Arthur Curry: The Alcoholic Aquabro Headed to Christian Rehab?
Arthur Curry is carrying a lot of pain with him when Justice League starts. Sure, he enjoys making banter with the rest of his teammates. However, there is some deep division within his character and the way Jason Momoa portrays him onscreen. When he is accidentally sitting on Wonder Woman’s Lasso of Truth, he begins to open up and express how he’s feeling. Curry is a man who has been divided between land and sea because he is part Atlantean and part human.
For Curry, as we meet him in Justice League, he does not know which path to take. He spends his days helping and saving people who live in a village. At one point, Curry emerges from the sea and enters the local restaurant and bar. He grabs a bottle of liquor, swigs it down, and states quite clearly: “It’s on him.” Curry was stating the man who he saved would pay for it. Yet, there’s something more this is telling the audience about this version of Aquaman.
While he is both the son of Thomas Curry, who in the comics is a lighthouse keeper and Queen Atlanna of Atlantis, he does not necessarily feel a great deal of connection to Atlantis since it was his father who raised him. Mera is able to speak of who Atlanna was but the young Curry did not know her as well as others in Atlantis did. It’s clear that Curry hides his inner pain away by drinking and playing off his feelings as if they do not exist or matter. According to the American Psychological Association, Curry and many others may use alcohol to cope with their emotions.
“Some individuals drink to cope with or ‘medicate’ emotion problems,” the Association states. “Social and environmental factors such as peer pressure and the easy availability of alcohol can play key roles.” In Curry’s case, his choosing to drink in that bar when he saves that villager from the sea could be his playing into the land-dweller custom of drinking. He might be seeking to fit in and feel this is the best way to do so. The National Council on Alcoholism and Drug Dependence states that one in 12 adults struggle with alcoholism while many millions more take part in binge drinking and other activities leading to alcohol dependency.
The one in 12 statistic represents 17.6 million people across the United States. The fact seems to be very true for Curry, who may require help from Christian rehab centers. He seems to have lost his faith in most things in life until he starts to work with the Justice League. It could be that his family has an alcohol problem too since over 50 percent of families have an alcohol problem or trouble drinking. While The Daily Beast notes that only 7.2 percent of professional fishermen and hunters are likely to be alcoholics, which makes them less than 50 percent as likely as artists to be one.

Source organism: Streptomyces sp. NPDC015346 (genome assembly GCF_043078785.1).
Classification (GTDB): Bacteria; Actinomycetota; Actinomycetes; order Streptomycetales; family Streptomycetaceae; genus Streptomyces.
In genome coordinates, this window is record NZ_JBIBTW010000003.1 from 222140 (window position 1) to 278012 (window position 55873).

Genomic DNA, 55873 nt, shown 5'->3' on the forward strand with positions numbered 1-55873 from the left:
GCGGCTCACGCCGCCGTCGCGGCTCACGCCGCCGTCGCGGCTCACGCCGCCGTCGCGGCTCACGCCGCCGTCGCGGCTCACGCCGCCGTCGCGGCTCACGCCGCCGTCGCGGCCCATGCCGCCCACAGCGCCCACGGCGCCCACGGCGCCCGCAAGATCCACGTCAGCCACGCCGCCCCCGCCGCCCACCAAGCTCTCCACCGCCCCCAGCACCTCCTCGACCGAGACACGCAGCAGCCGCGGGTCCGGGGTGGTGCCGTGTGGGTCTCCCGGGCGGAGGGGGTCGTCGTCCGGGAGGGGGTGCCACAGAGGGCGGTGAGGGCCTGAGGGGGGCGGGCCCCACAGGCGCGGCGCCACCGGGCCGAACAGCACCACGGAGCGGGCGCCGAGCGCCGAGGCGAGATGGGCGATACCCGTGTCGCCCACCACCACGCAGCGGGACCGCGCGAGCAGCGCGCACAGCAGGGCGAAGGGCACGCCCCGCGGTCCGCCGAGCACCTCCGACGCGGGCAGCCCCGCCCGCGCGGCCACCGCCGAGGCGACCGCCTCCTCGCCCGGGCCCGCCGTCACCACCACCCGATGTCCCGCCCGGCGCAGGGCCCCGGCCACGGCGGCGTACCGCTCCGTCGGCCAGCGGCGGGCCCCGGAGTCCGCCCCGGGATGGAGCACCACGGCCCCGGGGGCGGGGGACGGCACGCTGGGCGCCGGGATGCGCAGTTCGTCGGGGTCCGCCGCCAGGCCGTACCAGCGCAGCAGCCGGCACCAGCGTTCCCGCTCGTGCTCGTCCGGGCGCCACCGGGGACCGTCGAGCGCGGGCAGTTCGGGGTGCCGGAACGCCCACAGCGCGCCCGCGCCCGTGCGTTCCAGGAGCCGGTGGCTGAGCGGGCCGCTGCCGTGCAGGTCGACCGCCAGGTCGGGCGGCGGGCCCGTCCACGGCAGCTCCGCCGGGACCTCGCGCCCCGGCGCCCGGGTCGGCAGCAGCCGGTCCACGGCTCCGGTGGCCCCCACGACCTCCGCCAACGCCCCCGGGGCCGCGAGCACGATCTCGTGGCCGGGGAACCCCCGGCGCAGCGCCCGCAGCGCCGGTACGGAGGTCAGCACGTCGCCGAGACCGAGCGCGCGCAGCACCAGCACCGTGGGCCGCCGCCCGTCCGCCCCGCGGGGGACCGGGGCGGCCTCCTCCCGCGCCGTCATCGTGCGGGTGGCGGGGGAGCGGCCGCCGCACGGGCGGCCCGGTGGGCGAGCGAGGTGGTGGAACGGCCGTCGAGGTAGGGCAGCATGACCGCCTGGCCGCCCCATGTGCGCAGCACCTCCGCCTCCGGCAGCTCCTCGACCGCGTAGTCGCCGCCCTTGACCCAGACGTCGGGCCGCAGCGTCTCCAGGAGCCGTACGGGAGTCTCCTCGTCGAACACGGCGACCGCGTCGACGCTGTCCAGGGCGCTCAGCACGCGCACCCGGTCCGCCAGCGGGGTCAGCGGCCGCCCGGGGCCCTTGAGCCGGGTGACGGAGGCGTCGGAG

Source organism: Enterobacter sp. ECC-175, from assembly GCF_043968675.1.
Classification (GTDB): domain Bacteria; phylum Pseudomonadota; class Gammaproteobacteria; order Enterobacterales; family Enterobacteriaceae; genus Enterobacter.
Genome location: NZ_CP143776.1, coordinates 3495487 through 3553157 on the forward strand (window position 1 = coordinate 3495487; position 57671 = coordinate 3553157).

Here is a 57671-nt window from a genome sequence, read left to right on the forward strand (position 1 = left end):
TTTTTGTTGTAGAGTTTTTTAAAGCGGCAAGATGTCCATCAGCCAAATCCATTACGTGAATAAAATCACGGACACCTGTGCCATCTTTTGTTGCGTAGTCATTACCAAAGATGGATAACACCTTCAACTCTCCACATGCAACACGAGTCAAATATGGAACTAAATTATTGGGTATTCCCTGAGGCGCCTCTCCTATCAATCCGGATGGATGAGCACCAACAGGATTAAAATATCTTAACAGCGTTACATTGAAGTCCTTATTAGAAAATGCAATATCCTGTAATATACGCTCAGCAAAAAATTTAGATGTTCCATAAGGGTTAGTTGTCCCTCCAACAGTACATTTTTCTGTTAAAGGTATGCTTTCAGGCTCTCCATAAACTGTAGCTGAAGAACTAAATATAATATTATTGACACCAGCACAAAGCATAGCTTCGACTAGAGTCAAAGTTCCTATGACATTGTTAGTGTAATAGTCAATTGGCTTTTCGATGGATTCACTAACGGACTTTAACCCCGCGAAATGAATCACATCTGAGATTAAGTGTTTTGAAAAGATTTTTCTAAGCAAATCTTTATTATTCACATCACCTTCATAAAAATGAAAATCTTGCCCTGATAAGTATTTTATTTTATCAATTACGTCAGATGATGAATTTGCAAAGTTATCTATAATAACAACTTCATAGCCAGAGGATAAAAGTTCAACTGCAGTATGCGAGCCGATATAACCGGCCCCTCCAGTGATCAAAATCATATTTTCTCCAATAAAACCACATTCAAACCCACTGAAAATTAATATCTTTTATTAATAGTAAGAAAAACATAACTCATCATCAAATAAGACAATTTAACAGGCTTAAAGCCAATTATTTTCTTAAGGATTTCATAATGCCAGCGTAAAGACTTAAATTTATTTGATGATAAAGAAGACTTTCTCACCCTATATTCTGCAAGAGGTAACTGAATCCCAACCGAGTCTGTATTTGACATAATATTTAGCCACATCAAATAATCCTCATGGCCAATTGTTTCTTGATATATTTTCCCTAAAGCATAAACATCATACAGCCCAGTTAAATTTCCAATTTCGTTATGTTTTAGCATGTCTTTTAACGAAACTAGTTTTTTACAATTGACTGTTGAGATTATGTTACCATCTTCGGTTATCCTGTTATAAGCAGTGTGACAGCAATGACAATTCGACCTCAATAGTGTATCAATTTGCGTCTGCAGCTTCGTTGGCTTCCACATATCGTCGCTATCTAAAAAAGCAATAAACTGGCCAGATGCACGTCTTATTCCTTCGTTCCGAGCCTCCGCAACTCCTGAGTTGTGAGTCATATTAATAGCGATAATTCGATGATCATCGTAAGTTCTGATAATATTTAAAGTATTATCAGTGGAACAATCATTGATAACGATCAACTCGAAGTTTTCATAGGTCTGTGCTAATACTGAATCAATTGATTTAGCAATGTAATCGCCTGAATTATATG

For Curry, his father, Thomas, could have been one and he may be taking after his father. His mother, Atlanna, likely might have turned to alcoholism because of the struggles she faced in life. However, the truth remains that Curry seems to be struggling with inner demons that are causing him to want to drink. As a man who is divided between land and sea, it’s not surprising he struggles with it. In the film, it seems appropriate this universe’s Bruce Wayne/Batman would be the one to seek Aquaman out because Wayne also struggles quite clearly with drinking too much.
For both of the characters, but especially for Curry, he is humanized by these struggles. Too often in comics and films and TV shows based off of them are we shown perfect heroes who represent the better angels of our nature. In the world of the DC Cinematic Universe, that’s not the case. They’re multi-faceted and complex characters that struggle with the very emotional issues we deal with in the real world. For Momoa’s upcoming solo outing as Aquaman, he previewed the issues Curry dealt with in Justice League and in the solo film, directed by James Wan.
“Justice League was only a weekend in Arthur Curry’s life,” Momoa stated. “This is a totally different beast. In Aquaman, you see when his parents met and what happened to them. Then the little boy being raised and finding his powers and going through that and never being accepted on either side. And the becoming this man who puts up all these walls. You just slowly see this man harden up and be completely reluctant wanting to be king and not knowing what to do with these powers he has. I think James Wan just killed it.”
As Curry struggles throughout the DC Cinematic Universe with his life and maybe finds himself at Christian rehab centers, we will have to wait until his solo adventure when it hits theaters on December 21, 2018.
About the author: Tommy Zimmer is a writer whose work has appeared online and in print. His work covers a variety of topics, including politics, economics, health and wellness, addiction and recovery, and the entertainment industry.